Belief in Self-Deception

I spoke yes­ter­day of my con­ver­sa­tion with a nom­i­nally Ortho­dox Jewish woman who vi­gor­ously defended the as­ser­tion that she be­lieved in God, while seem­ing not to ac­tu­ally be­lieve in God at all.

While I was ques­tion­ing her about the benefits that she thought came from be­liev­ing in God, I in­tro­duced the Li­tany of Tarski—which is ac­tu­ally an in­finite fam­ily of lita­nies, a spe­cific ex­am­ple be­ing:

If the sky is blue
I de­sire to be­lieve “the sky is blue”
If the sky is not blue
I de­sire to be­lieve “the sky is not blue”.

“This is not my philos­o­phy,” she said to me.

“I didn’t think it was,” I replied to her. “I’m just ask­ing—as­sum­ing that God does not ex­ist, and this is known, then should you still be­lieve in God?”

She hes­i­tated. She seemed to re­ally be try­ing to think about it, which sur­prised me.

“So it’s a coun­ter­fac­tual ques­tion...” she said slowly.

I thought at the time that she was hav­ing difficulty al­low­ing her­self to vi­su­al­ize the world where God does not ex­ist, be­cause of her at­tach­ment to a God-con­tain­ing world.

Now, how­ever, I sus­pect she was hav­ing difficulty vi­su­al­iz­ing a con­trast be­tween the way the world would look if God ex­isted or did not ex­ist, be­cause all her thoughts were about her be­lief in God, but her causal net­work mod­el­ling the world did not con­tain God as a node. So she could eas­ily an­swer “How would the world look differ­ent if I didn’t be­lieve in God?”, but not “How would the world look differ­ent if there was no God?”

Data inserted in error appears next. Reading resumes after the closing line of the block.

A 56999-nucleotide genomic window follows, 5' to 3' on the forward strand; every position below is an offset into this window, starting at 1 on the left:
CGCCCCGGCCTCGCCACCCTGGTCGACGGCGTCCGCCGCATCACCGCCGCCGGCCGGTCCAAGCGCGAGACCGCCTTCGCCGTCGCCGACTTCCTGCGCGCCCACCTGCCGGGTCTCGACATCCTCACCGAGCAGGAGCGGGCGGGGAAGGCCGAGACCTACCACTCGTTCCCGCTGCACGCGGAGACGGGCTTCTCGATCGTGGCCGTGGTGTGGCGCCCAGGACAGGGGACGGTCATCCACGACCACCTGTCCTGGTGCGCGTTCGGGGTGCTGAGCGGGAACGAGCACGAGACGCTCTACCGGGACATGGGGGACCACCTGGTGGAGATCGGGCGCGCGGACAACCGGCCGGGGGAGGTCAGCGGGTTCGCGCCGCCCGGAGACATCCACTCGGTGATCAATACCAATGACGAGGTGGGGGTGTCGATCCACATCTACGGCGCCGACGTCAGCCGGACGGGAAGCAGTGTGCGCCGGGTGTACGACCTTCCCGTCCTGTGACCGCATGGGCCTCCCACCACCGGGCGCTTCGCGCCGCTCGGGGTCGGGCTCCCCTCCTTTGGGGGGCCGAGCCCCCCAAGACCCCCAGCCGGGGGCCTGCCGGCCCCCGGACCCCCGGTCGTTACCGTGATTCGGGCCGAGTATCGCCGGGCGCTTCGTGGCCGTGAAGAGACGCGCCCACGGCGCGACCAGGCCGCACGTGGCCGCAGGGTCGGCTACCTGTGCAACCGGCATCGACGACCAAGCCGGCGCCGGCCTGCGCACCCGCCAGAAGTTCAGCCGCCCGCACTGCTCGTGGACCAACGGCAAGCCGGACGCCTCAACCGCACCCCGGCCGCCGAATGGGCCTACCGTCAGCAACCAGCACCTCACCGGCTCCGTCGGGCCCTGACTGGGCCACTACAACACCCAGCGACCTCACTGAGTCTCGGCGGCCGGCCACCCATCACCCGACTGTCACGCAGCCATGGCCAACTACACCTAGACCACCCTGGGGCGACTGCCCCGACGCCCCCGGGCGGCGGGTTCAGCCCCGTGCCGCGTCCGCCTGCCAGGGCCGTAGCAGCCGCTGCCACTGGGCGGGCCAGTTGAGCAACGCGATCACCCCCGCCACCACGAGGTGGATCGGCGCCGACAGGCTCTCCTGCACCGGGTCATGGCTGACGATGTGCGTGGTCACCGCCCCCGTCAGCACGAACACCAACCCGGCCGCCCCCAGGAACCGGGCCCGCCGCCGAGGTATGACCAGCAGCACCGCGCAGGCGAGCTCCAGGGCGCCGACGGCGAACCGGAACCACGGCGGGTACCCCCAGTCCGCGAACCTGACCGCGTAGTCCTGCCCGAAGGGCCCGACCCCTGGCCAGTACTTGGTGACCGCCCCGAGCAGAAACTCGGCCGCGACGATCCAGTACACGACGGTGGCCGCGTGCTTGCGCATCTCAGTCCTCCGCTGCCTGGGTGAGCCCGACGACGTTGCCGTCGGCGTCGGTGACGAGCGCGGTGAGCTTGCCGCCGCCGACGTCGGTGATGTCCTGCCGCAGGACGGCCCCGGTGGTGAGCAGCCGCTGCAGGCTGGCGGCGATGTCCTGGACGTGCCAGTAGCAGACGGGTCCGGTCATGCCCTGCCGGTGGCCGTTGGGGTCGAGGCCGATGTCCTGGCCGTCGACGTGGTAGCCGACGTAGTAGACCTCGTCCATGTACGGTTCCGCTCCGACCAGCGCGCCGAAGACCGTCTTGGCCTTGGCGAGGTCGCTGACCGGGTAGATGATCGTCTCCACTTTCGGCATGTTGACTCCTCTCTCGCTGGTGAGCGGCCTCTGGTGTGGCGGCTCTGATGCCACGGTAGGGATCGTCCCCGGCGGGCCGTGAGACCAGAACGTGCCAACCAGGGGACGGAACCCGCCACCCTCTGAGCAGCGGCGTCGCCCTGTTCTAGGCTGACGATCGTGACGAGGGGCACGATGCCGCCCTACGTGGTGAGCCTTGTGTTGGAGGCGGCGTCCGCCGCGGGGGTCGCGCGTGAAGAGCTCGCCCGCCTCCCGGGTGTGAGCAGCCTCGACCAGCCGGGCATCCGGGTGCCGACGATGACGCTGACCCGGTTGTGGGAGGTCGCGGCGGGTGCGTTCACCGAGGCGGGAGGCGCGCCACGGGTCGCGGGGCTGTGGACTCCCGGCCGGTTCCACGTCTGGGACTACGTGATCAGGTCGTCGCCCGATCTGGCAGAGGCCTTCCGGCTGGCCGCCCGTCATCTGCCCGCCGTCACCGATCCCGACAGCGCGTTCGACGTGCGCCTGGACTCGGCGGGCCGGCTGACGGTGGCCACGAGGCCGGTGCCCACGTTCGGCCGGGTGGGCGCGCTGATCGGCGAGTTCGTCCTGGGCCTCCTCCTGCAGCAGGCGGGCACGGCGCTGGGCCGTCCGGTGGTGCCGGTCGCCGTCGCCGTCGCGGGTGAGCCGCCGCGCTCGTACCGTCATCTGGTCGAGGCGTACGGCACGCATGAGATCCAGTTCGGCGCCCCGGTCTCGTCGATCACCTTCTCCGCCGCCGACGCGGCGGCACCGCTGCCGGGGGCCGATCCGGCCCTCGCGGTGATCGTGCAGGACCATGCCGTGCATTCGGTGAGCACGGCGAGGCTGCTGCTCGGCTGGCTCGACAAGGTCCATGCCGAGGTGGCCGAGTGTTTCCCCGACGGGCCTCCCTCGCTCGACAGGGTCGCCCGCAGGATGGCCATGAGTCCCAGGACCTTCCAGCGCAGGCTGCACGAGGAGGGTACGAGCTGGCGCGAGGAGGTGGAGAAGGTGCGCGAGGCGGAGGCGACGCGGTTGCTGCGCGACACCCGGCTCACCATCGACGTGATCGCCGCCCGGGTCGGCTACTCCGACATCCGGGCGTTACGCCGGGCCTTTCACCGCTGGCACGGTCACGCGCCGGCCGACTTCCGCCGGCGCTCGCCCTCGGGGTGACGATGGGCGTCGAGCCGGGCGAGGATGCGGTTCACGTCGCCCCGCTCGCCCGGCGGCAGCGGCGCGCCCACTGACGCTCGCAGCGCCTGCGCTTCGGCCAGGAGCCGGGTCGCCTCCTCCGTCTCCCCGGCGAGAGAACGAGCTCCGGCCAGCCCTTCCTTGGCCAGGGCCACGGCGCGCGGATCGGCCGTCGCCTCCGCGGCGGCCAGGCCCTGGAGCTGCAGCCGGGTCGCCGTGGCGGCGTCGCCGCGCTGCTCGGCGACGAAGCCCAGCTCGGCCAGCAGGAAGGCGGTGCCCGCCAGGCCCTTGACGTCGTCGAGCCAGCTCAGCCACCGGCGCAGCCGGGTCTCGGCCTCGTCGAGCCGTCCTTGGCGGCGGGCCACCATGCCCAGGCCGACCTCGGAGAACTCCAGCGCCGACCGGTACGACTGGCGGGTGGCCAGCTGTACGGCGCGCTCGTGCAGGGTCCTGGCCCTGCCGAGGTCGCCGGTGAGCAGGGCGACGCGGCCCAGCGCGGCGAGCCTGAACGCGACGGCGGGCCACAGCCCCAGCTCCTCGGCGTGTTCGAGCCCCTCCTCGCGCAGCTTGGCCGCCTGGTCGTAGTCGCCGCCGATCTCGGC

She didn’t an­swer that ques­tion, at the time. But she did pro­duce a coun­terex­am­ple to the Li­tany of Tarski:

She said, “I be­lieve that peo­ple are nicer than they re­ally are.”

I tried to ex­plain that if you say, “Peo­ple are bad,” that means you be­lieve peo­ple are bad, and if you say, “I be­lieve peo­ple are nice”, that means you be­lieve you be­lieve peo­ple are nice. So say­ing “Peo­ple are bad and I be­lieve peo­ple are nice” means you be­lieve peo­ple are bad but you be­lieve you be­lieve peo­ple are nice.

I quoted to her:

“If there were a verb mean­ing ‘to be­lieve falsely’, it would not have any
sig­nifi­cant first per­son, pre­sent in­dica­tive.”
—Lud­wig Wittgenstein

She said, smil­ing, “Yes, I be­lieve peo­ple are nicer than, in fact, they are. I just thought I should put it that way for you.”

“I reckon Granny ought to have a good look at you, Walter,” said Nanny. “I reckon
your mind’s all tan­gled up like a ball of string what’s been dropped.”
—Terry Pratch­ett, Maskerade

And I can type out the words, “Well, I guess she didn’t be­lieve that her rea­son­ing ought to be con­sis­tent un­der re­flec­tion,” but I’m still hav­ing trou­ble com­ing to grips with it.

I can see the pat­tern in the words com­ing out of her lips, but I can’t un­der­stand the mind be­hind on an em­pathic level. I can imag­ine my­self into the shoes of baby-eat­ing aliens and the Lady 3rd Kirit­sugu, but I can­not imag­ine what it is like to be her. Or maybe I just don’t want to?

This is why in­tel­li­gent peo­ple only have a cer­tain amount of time (mea­sured in sub­jec­tive time spent think­ing about re­li­gion) to be­come athe­ists. After a cer­tain point, if you’re smart, have spent time think­ing about and defend­ing your re­li­gion, and still haven’t es­caped the grip of Dark Side Episte­mol­ogy, the in­side of your mind ends up as an Escher paint­ing.

(One of the other few mo­ments that gave her pause—I men­tion this, in case you have oc­ca­sion to use it—is when she was talk­ing about how it’s good to be­lieve that some­one cares whether you do right or wrong—not, of course, talk­ing about how there ac­tu­ally is a God who cares whether you do right or wrong, this propo­si­tion is not part of her re­li­gion—

And I said, “But I care whether you do right or wrong. So what you’re say­ing is that this isn’t enough, and you also need to be­lieve in some­thing above hu­man­ity that cares whether you do right or wrong.” So that stopped her, for a bit, be­cause of course she’d never thought of it in those terms be­fore. Just a stan­dard ap­pli­ca­tion of the non­stan­dard toolbox.)